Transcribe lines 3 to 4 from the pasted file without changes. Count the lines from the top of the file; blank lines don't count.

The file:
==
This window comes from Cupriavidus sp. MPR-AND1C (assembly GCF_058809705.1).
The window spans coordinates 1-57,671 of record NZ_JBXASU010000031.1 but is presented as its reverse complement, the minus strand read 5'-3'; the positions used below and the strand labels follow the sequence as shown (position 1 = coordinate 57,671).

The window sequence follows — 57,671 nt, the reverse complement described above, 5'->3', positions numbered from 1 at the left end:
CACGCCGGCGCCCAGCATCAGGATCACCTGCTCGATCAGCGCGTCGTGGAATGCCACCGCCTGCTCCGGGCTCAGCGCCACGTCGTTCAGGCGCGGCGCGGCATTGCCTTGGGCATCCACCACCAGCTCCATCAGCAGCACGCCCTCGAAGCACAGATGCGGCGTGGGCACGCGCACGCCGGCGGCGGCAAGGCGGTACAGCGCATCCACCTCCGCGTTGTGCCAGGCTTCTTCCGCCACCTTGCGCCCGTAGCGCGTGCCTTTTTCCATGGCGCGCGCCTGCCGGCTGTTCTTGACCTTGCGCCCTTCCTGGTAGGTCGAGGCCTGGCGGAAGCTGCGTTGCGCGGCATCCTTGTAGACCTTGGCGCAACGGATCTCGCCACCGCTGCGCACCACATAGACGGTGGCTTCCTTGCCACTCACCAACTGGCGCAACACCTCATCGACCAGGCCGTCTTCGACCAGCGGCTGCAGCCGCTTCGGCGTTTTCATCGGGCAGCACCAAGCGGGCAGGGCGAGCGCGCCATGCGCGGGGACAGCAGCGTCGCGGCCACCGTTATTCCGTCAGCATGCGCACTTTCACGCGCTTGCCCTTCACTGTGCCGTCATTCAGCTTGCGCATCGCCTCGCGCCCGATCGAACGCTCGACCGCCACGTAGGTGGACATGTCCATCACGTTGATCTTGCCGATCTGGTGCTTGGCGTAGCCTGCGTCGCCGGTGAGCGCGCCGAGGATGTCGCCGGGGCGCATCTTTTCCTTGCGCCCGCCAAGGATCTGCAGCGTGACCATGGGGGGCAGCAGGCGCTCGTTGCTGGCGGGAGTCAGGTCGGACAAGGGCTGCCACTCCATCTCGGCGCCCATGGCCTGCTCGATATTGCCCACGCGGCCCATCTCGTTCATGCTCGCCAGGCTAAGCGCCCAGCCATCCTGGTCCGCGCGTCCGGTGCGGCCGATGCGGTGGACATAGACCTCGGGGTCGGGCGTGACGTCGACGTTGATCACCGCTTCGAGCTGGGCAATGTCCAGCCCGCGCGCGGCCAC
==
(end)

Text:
The window sequence follows — 57,671 nt, the reverse complement described above, 5'->3', positions numbered from 1 at the left end:
CACGCCGGCGCCCAGCATCAGGATCACCTGCTCGATCAGCGCGTCGTGGAATGCCACCGCCTGCTCCGGGCTCAGCGCCACGTCGTTCAGGCGCGGCGCGGCATTGCCTTGGGCATCCACCACCAGCTCCATCAGCAGCACGCCCTCGAAGCACAGATGCGGCGTGGGCACGCGCACGCCGGCGGCGGCAAGGCGGTACAGCGCATCCACCTCCGCGTTGTGCCAGGCTTCTTCCGCCACCTTGCGCCCGTAGCGCGTGCCTTTTTCCATGGCGCGCGCCTGCCGGCTGTTCTTGACCTTGCGCCCTTCCTGGTAGGTCGAGGCCTGGCGGAAGCTGCGTTGCGCGGCATCCTTGTAGACCTTGGCGCAACGGATCTCGCCACCGCTGCGCACCACATAGACGGTGGCTTCCTTGCCACTCACCAACTGGCGCAACACCTCATCGACCAGGCCGTCTTCGACCAGCGGCTGCAGCCGCTTCGGCGTTTTCATCGGGCAGCACCAAGCGGGCAGGGCGAGCGCGCCATGCGCGGGGACAGCAGCGTCGCGGCCACCGTTATTCCGTCAGCATGCGCACTTTCACGCGCTTGCCCTTCACTGTGCCGTCATTCAGCTTGCGCATCGCCTCGCGCCCGATCGAACGCTCGACCGCCACGTAGGTGGACATGTCCATCACGTTGATCTTGCCGATCTGGTGCTTGGCGTAGCCTGCGTCGCCGGTGAGCGCGCCGAGGATGTCGCCGGGGCGCATCTTTTCCTTGCGCCCGCCAAGGATCTGCAGCGTGACCATGGGGGGCAGCAGGCGCTCGTTGCTGGCGGGAGTCAGGTCGGACAAGGGCTGCCACTCCATCTCGGCGCCCATGGCCTGCTCGATATTGCCCACGCGGCCCATCTCGTTCATGCTCGCCAGGCTAAGCGCCCAGCCATCCTGGTCCGCGCGTCCGGTGCGGCCGATGCGGTGGACATAGACCTCGGGGTCGGGCGTGACGTCGACGTTGATCACCGCTTCGAGCTGGGCAATGTCCAGCCCGCGCGCGGCCAC